Physical Therapy in Media for Upper Back and Neck
Q: I've had a pinched nerve off and on in my neck for several years. I'm trying to avoid having surgery, so I've been seeing a Physical Therapist. It seems to be helping. I really like the traction treatments. That seems to help the most. Since this is an ongoing problem, should I look into getting a traction machine for myself at home?
A: You wouldn't really be able to purchase a traction machine for home use like you use in the Physical Therapist's clinic. But home traction units with a head harness or halter that hang over the door are available and seem to help some people manage their symptoms.
Ask your therapist about the possibility of getting a home traction device. They usually take a small amount of effort to set up at home and most people can do it themselves. It is also very important to improve the strength and coordination in the neck and shoulder blade muscles. Make sure you carry out these exercises daily.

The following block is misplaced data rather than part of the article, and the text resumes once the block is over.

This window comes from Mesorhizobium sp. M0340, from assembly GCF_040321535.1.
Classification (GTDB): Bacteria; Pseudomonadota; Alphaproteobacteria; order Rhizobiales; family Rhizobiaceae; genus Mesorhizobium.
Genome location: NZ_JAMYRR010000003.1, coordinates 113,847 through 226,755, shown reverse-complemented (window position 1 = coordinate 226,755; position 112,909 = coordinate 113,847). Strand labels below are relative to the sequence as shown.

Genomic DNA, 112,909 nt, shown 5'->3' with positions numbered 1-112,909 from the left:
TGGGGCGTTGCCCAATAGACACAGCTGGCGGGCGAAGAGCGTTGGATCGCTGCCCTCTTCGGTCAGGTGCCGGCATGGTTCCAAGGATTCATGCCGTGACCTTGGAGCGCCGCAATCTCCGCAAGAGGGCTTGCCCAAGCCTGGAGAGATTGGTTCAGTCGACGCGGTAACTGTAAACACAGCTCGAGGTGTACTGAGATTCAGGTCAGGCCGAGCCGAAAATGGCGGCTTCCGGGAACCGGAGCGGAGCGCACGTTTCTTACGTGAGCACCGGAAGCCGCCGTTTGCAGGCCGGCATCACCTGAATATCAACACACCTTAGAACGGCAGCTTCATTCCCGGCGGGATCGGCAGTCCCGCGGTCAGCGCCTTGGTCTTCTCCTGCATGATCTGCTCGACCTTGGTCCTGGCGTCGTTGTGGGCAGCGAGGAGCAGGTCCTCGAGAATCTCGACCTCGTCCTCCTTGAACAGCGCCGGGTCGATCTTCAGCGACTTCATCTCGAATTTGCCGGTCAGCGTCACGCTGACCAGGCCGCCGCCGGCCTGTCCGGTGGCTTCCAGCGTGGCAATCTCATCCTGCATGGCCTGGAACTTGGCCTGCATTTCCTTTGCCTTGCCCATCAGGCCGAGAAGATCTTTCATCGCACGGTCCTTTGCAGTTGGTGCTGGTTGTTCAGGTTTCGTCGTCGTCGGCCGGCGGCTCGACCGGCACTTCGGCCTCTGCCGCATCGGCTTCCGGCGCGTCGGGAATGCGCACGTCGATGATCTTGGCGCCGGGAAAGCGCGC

Your therapist can also evaluate your workstation or the way you use your body when you do your activities and suggest changes to avoid further problems. Postural alignment is a key ingredient to successful management of cervical radiculopathy (pinched nerve).
The way the vertebral bones, discs, and spinal joints line up can make a big difference. When everything is where it's supposed to be, the opening for the nerve as it leaves the spinal cord and travels down the arm is wide open. The more space available for the nerve, the less chance it will get pinched or compressed. Traction combined with good posture can help in taking pressure off the nerve, breaking the pain-spasm cycle of neck and shoulder muscles.
Reference: Ian S. Young, PT, MS, OCS, SCS, Cert MDT, et al. Manual Therapy, Exercise, and Traction for Patients with Cervical Radiculopathy: A Randomized Clinical Trial. In Physical Therapy. July 2009. Vol. 89. No. 7. Pp. 632-642.